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Planet Thrift: Finding New Homes for Old Belongings

Real estate broker Phil Tateosian opened Planet Thrift, in Little Canada, to reduce the waste that his business was generating. “We own and manage rental properties,” Tateosian says. “Over the years tenants would move out and leave stuff behind. I would throw out dumpsters full of old belongings.” He says he didn’t feel right about what he was doing.

Tateosian started bringing donations to local thrift stores, but they would often reject many of the items, claiming they weren’t good enough. “It wasn’t even my stuff and I would feel terrible,” he says. “Imagine how people would feel if it had been their couch for 10 years and someone tells them they don’t want it. You’re basically telling them it’s junk.”

Instead Tateosian began filling storage garages with the items he accumulated. Not wanting to take the time to sell items on Craigslist or eBay, he came up with the idea for a thrift store. “I talked with my wife about starting a thrift store to compete with the very businesses that were denying stuff that wasn’t good enough for them,” he says. “That was how we started Planet Thrift.”

Planet Thrift opened in August 2012, offering furniture, clothing, jewelry, appliances and housewares, and instantly was a success. After only six months in business, Planet Thrift’s retail space was expanded from 4,000 to 9,500 square feet. Still, Tateosian says the space isn’t large enough for the thousands of items he wants to sell.

Currently Planet Thrift receives most of its merchandise through customer donations. Any customer making a donation receives a coupon for 25 percent off an entire purchase, including big-ticket items. Tateosian says the coupons provide a tangible way for people to save extra money; some customers have been able to save several hundred dollars at a time.

Customers can also earn rewards by signing up for Planet Thrift’s VIP program. VIPs receive monthly emails about sales, specials or product updates. Soon Tateosian hopes to offer exclusive VIP-only shopping events.

Planet Thrift is unique because it does not pursue business online. “A lot of people don’t realize that a large percentage of thrift store revenue comes from their online business such as Ebay, so customers don’t see a lot of the items that get donated,” explains Tateosian. “We’ve shied away from doing the online stuff because I want Planet Thrift to be more of a boutique.” He says he wants people to see the best merchandise on his store shelves and not on a website.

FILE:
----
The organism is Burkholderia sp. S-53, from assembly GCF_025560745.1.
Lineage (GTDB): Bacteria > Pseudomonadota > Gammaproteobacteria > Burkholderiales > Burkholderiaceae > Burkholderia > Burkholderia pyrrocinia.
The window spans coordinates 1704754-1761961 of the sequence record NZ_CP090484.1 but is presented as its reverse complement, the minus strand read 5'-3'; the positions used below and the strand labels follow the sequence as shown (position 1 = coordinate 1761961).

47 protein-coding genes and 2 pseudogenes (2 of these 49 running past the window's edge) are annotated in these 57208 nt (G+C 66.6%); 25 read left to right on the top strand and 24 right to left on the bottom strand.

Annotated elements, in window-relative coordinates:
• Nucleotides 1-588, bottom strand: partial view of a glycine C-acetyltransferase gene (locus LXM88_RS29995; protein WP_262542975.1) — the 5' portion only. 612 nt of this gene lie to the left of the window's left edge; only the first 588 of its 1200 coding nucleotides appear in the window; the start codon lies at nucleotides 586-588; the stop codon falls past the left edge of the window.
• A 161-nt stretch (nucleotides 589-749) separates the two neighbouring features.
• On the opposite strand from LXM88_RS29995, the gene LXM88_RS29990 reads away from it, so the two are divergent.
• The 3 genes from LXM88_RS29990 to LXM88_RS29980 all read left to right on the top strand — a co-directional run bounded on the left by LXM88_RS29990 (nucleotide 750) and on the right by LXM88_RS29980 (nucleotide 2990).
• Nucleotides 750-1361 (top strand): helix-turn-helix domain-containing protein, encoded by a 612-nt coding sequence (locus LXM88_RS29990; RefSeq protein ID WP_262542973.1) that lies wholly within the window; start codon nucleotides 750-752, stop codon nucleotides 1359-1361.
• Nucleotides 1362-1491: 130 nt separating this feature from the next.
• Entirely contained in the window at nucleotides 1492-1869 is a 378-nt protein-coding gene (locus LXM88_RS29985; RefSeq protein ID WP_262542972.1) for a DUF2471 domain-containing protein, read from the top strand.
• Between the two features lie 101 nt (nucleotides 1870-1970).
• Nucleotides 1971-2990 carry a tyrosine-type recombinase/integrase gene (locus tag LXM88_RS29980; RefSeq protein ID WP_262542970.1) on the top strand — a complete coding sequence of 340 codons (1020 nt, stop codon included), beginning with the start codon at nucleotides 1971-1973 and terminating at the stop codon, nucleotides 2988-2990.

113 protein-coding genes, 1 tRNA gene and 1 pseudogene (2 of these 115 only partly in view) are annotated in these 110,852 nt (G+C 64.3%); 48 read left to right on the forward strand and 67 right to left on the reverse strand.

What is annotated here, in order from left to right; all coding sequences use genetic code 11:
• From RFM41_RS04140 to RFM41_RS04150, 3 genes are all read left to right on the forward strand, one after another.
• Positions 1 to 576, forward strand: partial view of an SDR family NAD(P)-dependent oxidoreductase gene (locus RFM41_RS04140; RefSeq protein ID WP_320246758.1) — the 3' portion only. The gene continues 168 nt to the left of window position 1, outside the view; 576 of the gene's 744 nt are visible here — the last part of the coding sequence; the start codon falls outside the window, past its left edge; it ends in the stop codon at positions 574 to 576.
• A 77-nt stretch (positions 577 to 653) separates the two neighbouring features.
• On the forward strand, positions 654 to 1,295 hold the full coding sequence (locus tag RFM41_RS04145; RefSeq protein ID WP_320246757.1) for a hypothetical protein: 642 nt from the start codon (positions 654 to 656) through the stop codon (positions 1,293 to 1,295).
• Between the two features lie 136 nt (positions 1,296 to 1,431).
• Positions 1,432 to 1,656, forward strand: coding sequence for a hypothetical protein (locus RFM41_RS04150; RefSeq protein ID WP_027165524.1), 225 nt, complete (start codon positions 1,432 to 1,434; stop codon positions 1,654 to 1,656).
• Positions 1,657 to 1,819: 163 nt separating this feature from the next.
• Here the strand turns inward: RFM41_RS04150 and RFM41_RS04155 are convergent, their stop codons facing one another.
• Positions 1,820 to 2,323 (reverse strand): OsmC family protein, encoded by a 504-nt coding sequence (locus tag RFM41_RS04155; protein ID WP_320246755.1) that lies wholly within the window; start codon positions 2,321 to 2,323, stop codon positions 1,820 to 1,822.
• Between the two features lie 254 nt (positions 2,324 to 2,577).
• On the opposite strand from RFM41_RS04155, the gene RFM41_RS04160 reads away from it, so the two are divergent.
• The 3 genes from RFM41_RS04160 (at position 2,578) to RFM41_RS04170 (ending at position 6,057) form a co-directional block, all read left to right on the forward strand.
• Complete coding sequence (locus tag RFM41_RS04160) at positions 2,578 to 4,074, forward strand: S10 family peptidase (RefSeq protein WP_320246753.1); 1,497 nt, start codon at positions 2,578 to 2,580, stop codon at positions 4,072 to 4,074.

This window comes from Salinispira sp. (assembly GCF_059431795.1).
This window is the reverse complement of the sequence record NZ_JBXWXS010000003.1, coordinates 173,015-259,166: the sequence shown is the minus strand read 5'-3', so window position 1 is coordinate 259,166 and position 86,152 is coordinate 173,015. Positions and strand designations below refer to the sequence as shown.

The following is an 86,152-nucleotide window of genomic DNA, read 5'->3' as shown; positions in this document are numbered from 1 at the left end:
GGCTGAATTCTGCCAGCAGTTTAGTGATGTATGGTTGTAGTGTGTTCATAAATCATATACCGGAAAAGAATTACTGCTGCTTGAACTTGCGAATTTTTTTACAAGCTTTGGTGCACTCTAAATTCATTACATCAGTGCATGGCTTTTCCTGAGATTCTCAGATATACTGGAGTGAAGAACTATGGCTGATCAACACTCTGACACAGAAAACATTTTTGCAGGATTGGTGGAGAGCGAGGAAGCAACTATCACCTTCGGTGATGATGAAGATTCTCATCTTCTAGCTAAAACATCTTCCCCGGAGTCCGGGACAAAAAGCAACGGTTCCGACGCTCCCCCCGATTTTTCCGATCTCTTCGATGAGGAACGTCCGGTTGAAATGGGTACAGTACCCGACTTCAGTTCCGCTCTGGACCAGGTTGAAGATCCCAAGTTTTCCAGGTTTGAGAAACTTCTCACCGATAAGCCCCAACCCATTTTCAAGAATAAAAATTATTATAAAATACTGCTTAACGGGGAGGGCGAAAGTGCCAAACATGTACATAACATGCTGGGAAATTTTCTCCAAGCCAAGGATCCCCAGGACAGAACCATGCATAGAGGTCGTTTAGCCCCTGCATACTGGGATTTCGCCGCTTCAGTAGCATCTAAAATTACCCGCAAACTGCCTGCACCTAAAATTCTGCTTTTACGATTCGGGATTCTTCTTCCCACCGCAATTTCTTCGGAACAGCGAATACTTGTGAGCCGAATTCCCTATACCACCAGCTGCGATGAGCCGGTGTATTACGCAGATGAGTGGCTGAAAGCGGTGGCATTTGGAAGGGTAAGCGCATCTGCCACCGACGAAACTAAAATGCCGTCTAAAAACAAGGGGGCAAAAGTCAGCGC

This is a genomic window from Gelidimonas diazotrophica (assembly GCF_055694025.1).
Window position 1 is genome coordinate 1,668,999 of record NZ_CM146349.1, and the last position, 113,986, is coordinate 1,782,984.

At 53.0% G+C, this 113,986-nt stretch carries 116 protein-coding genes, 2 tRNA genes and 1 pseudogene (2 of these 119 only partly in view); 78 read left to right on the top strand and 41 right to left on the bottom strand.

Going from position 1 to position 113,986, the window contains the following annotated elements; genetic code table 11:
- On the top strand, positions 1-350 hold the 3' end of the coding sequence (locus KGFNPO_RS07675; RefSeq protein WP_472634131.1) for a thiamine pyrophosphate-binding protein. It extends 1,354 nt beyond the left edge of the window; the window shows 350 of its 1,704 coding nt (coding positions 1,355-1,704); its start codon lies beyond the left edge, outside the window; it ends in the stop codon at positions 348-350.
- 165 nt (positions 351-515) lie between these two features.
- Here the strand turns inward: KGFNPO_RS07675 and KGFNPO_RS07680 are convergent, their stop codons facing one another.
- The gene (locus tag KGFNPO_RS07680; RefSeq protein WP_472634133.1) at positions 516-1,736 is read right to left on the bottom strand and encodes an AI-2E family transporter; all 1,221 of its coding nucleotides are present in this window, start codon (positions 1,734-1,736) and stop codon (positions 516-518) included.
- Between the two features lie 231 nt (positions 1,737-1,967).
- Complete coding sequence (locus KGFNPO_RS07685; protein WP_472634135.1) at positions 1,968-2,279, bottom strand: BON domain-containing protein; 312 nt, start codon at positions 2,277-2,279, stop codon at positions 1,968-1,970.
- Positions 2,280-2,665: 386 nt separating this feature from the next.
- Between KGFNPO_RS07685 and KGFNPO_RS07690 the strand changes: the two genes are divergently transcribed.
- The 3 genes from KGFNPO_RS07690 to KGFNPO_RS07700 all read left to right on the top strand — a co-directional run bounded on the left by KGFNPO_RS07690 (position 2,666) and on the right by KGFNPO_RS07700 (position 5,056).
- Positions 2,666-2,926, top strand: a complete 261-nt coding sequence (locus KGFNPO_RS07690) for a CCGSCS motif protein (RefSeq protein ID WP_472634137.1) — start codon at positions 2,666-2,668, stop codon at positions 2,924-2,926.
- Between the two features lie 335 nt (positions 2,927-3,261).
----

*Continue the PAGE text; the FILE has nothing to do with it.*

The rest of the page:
At the front of Planet Thrift’s retail floor is a large selection of antiques and vintage pieces, which Tateosian says is a fun aspect of the business. “We have a lot of older people coming in and seeing things they played with or used when they were younger,” he explains. “A person will come in and see an old ringer washer machine they had when they were kids. It’s neat.”

For customers seeking specific items, Planet Thrift keeps a request book at the register. “We have a list of people’s names and what they’re looking for,” Tateosian says. “If a similar item is donated we will call them up and let them know we have what they need.” Some customers keep permanent requests, especially if they’re a collector, and Tateosian works with them to grow their collections or find a unique piece.

Tateosian says one of the best aspects of his job is seeing what looks like an unusable item be repurposed. “One lady came up to the register carrying four or five completely different curtains,” he says. “When I asked her how she was going to use them she said she wasn’t buying them for windows, but that she sews and was buying the curtains for the fabric.” She told Tateosian that the same material at a fabric store would have cost her a fortune.

Experiences like this reinforce Tateosian’s motto: reuse, repurpose, restyle. He believes it’s not his responsibility to reject donations if he can’t see an adequate use for them. Instead it is an opportunity to fuel someone’s creativity and provide for a potential need. “Here people can get rid of their stuff, they know someone else is going to be able to use it and they’re getting that 25 percent off something that they want,” he says. “We’re providing a great service and we’re in it to have fun.”

Planet Thrift is located at 3225 Country Dr., Ste. 150, Little Canada. For more information or to schedule a donation pick-up, call 651-739-3000 or visit Planet-Thrift.com.

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